Note: Where available, the PDF/Word icon below is provided to view the complete and fully formatted document
Minister discusses Federal Government's $40 million paper mill project for Tumut.



Download WordDownload Word

image

 

PETER CAVE: The days of the Federal Government pulling out of the market of refusing to pick winners are over.  The Howard Government is proudly pointing to its $40 million contribution to the establishment of a new paper pulp mill in New South Wales. According to Forestry Minister, Wilson Tuckey, there wouldn't have been a paper mill in the Snowy Mountains town of Tumut without government help.  And as he told Stephen McDonell, it won't be the last of his government's strategic investment projects.

 

STEPHEN MCDONELL: Wilson Tuckey, is it certain that this pulp mill will now go ahead?

 

WILSON TUCKEY:  Yes, to the very best of my knowledge there's been intense negotiations for the last month, working out the final details under the investing-for-growth agenda, and the announcement now made by the Minister is after full confirmation from the developers.

 

STEPHEN MCDONELL: So no environmental impact statements, no other hurdles to get over?

 

WILSON TUCKEY: All of those issues have been tested previously.  This project's been on the drawing board for quite some time.  The only limiting factor of recent times was getting a financial package together that could warrant the investment by the Visy Group.  And it’s the Federal Government's intervention with its investing for growth support that's done the job.

 

STEPHEN MCDONELL: Now, is this a direct $40 million handout, if you like;  it's not a loan;  there are no strings attached?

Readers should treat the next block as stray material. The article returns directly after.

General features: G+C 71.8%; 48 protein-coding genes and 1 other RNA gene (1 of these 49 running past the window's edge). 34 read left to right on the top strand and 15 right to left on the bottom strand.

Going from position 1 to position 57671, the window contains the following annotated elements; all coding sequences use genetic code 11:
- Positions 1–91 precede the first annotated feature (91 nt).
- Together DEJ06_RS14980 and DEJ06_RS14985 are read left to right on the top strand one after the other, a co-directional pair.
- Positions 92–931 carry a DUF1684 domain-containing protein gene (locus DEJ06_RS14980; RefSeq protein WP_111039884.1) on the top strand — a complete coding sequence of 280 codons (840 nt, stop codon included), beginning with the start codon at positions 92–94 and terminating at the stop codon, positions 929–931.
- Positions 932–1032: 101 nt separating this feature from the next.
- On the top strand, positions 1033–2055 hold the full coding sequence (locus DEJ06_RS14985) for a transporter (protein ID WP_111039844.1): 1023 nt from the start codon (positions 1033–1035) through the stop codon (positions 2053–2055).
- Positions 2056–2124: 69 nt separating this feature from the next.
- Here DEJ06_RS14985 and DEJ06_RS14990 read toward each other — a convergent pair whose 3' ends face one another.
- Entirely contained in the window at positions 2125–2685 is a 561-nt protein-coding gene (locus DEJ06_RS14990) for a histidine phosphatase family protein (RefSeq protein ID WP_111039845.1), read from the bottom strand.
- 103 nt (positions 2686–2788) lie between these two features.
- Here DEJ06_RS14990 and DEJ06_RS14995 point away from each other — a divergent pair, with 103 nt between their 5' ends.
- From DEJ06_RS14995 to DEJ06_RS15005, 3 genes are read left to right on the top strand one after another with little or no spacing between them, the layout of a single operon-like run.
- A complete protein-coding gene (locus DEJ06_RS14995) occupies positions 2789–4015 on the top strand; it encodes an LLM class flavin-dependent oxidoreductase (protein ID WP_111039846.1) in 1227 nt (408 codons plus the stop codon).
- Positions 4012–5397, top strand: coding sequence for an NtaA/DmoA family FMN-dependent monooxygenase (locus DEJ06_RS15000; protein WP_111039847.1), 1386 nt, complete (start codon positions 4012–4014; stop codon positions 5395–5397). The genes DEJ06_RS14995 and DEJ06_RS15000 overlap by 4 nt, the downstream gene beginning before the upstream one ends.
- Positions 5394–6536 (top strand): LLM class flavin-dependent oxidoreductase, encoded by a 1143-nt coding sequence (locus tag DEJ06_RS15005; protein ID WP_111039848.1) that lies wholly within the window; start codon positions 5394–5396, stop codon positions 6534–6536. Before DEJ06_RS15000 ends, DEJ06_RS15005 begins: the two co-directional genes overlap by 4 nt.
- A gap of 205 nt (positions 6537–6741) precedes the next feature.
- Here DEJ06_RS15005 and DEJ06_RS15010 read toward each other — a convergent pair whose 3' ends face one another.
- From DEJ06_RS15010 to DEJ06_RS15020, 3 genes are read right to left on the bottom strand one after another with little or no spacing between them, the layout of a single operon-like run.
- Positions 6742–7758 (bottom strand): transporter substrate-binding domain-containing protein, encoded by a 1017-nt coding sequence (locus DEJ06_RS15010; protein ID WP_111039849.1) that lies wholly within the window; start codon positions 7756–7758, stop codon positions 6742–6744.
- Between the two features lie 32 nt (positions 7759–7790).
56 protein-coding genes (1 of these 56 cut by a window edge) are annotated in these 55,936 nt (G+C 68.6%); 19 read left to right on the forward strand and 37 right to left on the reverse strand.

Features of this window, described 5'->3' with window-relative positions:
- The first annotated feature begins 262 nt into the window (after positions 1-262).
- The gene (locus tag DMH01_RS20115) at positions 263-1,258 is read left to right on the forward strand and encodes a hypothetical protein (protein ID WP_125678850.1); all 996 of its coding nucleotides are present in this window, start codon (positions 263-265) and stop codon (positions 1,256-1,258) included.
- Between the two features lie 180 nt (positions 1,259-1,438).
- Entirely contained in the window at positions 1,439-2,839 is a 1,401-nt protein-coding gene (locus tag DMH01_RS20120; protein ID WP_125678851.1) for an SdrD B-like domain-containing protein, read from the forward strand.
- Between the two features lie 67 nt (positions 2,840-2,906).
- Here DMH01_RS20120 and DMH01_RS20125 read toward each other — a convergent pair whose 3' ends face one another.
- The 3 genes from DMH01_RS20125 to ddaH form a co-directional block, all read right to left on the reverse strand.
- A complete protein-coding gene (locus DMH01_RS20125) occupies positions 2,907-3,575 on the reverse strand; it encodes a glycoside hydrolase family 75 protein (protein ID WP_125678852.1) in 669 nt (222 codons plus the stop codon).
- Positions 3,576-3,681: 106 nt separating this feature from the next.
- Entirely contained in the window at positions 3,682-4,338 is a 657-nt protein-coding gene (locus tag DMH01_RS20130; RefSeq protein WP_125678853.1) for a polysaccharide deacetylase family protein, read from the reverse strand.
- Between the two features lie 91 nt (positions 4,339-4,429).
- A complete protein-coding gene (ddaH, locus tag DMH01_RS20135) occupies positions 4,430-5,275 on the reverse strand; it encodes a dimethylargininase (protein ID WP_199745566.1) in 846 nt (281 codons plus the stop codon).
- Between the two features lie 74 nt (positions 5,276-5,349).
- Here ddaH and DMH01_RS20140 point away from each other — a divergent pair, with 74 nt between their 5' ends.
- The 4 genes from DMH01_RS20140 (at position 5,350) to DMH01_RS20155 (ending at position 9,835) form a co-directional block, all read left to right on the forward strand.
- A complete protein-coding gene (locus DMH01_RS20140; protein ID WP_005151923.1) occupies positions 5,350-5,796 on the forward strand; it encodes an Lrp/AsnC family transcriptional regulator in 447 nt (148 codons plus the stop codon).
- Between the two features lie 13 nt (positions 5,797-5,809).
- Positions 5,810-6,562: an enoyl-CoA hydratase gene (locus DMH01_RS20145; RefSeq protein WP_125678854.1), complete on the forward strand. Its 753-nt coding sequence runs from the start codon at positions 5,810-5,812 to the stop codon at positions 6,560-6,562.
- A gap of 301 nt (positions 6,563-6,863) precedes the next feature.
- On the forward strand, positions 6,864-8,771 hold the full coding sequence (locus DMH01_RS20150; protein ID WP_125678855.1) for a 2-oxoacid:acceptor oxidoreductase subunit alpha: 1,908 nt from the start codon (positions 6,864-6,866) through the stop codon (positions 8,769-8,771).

WILSON TUCKEY: There's no strings of that nature attached although it is still fully taxed, in other words, the company as these benefits flow through.  And they flow through in many ways - some of it will be in roadworks and things of that nature.  It's not necessarily directly applicable to the construction of the actual pulp mill.

 

STEPHEN MCDONELL: But why this shift in ideology?  What happened to the days when picking winners was considered a big no-no, the market was to be left to its own devices, and now the Government's plunging back in again?

 

WILSON TUCKEY: Well, I think it's all a recognition of what's been happening around the world in terms of these incentives, and the thing just simply wasn't going to go ahead if there wasn't some assistance from government.

 

STEPHEN MCDONELL: Do you think then we're seeing a shift back to the days, all over the world for that matter, when governments would make strategic investments?

 

WILSON TUCKEY: Well, governments have always done that and, of course, so have we.

 

STEPHEN MCDONELL: But in the '80s we were told this ideology was all wrong.

 

WILSON TUCKEY: Well, that was a view held at the time and not everybody practised it - that was the problem.

 

STEPHEN MCDONELL: And now it's all over, though, this ideology these days?

 

WILSON TUCKEY: [inaudible] $40 million outlay, or even a few hundred million over five or six years could hardly be called an absolutely radical turnaround in policy.  But, I mean, there is some simple arithmetic that can be done on these issues.  If you can create a thousand new jobs you are well aware of the benefits in terms of reduced welfare payments and higher taxes collected.

 

STEPHEN MCDONELL: You're sounding like a out-and-out socialist, Mr Tuckey.

 

WILSON TUCKEY: Well, I will always argue where I think there's a national benefit.  And I think the Prime Minister's decision to bring the investing-for-growth policy forward is going to have some good outcomes for Australia without what would be considered significantly large amounts of money out of a Federal budget of, what, $130 billion.

 

PETER CAVE: The Federal Forestry Minister, Wilson Tuckey.